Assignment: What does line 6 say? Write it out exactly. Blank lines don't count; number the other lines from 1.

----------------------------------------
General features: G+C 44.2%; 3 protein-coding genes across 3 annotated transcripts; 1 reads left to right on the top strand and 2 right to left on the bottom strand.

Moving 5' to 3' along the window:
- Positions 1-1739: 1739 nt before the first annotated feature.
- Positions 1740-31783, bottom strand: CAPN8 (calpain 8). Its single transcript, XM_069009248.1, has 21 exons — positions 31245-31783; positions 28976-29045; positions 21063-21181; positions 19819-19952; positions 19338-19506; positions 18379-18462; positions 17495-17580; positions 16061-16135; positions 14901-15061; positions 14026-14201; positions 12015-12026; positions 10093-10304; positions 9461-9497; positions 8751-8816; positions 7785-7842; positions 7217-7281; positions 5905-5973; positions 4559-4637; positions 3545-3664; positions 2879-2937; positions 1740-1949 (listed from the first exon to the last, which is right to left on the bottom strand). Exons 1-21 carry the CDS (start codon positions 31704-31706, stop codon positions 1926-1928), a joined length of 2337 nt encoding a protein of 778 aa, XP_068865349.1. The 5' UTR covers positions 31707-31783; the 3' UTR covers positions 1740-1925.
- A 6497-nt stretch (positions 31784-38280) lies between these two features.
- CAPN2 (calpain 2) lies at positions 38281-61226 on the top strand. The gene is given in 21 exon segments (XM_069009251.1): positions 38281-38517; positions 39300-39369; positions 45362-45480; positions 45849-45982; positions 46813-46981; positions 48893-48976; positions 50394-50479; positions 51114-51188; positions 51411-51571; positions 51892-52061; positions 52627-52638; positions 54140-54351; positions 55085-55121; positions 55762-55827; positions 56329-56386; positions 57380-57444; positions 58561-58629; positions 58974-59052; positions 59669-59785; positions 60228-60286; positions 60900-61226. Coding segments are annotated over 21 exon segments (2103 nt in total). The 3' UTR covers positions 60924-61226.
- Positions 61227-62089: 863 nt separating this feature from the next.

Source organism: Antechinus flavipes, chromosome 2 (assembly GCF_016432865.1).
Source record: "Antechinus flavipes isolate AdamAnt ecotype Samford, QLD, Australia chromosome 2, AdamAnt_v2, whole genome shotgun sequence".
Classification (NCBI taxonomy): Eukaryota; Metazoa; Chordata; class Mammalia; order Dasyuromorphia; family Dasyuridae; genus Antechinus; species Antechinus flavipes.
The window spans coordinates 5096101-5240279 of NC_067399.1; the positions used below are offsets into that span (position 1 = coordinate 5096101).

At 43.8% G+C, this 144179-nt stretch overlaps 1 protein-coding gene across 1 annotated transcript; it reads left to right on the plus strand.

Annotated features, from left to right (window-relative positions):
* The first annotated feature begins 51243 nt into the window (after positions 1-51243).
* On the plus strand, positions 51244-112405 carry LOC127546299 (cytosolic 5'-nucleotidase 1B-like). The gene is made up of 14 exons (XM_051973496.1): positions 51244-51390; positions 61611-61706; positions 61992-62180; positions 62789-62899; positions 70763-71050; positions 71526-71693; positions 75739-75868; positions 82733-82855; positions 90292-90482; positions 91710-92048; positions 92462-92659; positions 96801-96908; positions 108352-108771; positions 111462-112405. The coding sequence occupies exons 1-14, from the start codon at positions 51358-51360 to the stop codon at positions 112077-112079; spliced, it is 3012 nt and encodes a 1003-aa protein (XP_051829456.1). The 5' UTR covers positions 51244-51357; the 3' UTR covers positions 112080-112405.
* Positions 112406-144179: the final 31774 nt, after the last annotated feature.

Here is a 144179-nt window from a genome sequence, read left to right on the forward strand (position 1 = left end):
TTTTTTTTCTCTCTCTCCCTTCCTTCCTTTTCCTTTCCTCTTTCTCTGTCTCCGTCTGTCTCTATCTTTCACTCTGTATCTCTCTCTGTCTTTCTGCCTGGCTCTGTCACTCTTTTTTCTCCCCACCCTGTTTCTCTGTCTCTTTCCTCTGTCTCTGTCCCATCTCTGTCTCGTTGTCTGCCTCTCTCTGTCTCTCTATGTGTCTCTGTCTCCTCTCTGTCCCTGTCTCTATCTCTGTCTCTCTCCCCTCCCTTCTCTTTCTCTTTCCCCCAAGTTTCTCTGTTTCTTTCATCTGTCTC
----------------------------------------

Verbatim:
- CAPN2 (calpain 2) lies at positions 38281-61226 on the top strand. The gene is given in 21 exon segments (XM_069009251.1): positions 38281-38517; positions 39300-39369; positions 45362-45480; positions 45849-45982; positions 46813-46981; positions 48893-48976; positions 50394-50479; positions 51114-51188; positions 51411-51571; positions 51892-52061; positions 52627-52638; positions 54140-54351; positions 55085-55121; positions 55762-55827; positions 56329-56386; positions 57380-57444; positions 58561-58629; positions 58974-59052; positions 59669-59785; positions 60228-60286; positions 60900-61226. Coding segments are annotated over 21 exon segments (2103 nt in total). The 3' UTR covers positions 60924-61226.